By Kathryn Rea Smith, PH.D.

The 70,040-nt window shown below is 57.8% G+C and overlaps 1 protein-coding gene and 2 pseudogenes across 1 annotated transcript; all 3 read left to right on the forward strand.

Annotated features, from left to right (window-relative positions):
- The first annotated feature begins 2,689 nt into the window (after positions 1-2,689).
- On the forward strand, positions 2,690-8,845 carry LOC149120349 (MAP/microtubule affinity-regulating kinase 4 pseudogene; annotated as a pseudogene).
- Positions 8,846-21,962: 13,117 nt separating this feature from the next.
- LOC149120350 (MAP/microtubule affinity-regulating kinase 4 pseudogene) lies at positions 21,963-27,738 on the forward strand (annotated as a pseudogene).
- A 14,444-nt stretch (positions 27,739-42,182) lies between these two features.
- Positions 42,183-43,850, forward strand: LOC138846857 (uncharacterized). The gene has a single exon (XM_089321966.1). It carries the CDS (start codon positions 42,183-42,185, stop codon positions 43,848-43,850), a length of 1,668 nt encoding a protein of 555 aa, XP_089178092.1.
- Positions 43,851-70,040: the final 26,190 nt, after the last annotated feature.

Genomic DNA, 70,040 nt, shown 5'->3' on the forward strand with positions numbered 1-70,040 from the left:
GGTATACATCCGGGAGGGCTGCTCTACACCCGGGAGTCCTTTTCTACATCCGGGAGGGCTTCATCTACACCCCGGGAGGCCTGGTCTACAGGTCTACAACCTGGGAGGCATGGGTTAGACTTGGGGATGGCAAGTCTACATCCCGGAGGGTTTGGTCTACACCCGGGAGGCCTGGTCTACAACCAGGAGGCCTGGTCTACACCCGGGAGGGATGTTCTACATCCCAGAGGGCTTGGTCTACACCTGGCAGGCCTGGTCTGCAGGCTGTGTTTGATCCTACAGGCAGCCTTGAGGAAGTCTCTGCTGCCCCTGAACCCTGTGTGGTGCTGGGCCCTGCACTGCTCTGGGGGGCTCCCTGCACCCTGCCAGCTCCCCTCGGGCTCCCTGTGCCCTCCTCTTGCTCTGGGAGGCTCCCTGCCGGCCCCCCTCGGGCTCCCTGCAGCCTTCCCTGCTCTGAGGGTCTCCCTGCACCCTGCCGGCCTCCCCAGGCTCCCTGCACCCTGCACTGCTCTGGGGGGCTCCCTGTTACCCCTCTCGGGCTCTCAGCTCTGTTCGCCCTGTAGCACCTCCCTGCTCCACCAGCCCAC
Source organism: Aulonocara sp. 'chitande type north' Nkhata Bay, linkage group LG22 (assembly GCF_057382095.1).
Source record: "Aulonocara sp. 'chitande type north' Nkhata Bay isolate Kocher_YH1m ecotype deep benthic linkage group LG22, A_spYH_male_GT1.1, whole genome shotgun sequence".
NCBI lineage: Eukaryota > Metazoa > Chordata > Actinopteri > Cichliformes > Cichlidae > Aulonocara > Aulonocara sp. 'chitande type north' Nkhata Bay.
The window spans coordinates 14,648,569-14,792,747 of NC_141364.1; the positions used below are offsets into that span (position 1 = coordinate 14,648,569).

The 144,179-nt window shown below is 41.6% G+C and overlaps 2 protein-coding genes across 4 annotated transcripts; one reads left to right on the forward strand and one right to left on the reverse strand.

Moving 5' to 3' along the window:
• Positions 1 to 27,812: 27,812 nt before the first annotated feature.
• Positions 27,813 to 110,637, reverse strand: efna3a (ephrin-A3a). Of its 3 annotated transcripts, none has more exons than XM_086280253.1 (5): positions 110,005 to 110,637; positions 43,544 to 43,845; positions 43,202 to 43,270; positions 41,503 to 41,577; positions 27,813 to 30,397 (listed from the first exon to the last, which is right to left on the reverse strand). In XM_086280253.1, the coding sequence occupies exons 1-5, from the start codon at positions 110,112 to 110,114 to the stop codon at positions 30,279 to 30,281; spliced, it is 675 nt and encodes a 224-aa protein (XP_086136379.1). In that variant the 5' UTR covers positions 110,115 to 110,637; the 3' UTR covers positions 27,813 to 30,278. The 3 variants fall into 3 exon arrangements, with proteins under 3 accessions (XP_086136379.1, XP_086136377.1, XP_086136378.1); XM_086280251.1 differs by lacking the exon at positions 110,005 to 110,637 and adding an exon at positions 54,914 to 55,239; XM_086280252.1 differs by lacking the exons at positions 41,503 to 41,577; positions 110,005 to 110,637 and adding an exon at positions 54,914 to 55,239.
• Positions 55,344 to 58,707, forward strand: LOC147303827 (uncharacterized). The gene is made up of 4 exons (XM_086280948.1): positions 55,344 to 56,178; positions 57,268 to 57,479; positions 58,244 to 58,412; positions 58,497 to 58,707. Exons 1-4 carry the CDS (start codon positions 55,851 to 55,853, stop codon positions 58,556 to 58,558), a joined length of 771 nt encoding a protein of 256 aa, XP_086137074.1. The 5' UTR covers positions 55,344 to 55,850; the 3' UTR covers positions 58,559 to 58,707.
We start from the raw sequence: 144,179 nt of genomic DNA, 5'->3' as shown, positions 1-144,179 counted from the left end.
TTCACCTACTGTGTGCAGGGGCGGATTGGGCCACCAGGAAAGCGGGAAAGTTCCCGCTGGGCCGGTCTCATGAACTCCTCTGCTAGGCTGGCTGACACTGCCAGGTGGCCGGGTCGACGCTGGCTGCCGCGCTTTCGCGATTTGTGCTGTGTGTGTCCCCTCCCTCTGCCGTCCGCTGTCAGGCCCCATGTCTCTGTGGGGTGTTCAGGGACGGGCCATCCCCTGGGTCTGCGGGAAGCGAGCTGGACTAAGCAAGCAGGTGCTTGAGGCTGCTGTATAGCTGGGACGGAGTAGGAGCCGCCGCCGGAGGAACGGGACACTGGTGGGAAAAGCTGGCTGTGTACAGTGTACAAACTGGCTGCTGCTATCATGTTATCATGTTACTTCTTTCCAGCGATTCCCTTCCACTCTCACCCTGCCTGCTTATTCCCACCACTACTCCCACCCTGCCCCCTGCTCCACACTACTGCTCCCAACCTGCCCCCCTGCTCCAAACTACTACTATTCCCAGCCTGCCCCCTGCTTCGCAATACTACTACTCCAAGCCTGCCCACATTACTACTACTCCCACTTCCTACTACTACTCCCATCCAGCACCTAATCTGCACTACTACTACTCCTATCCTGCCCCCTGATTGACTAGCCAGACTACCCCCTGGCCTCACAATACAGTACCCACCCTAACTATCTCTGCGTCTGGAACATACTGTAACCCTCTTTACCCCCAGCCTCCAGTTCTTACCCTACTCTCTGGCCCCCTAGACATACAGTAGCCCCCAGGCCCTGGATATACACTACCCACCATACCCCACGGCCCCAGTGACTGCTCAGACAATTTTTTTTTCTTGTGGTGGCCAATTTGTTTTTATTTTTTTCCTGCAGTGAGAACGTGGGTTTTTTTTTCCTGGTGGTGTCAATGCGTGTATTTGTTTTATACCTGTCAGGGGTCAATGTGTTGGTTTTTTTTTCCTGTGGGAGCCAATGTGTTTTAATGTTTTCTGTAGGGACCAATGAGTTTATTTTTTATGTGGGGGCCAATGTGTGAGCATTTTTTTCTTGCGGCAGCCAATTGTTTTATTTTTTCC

In my role as a forensic psychologist, I evaluate adolescents with legal problems. Sometimes these evaluations are in anticipation of a transfer hearing, in which the prosecutor will argue that the adolescent offender should be tried as an adult in criminal court, and the juvenile court judge must decide whether to transfer the case. In such instances, I am called upon to describe to the court the ways in which the adolescent’s development was derailed and the circumstances that contributed to the development of criminal behaviors. I am also asked to recommend interventions for rehabilitating the adolescent. In order to know what help these troubled adolescents need, it is first necessary to understand the factors that contribute to successful adolescent development. In their book Rethinking juvenile justice, Elizabeth Scott and Laurence Steinberg describe three conditions during adolescence that have been shown to foster social and emotional maturity: (1) authoritative parenting; (2) participation in pro-social peer groups; and (3) involvement in activities that allow for autonomous decision-making and critical thinking. Read more →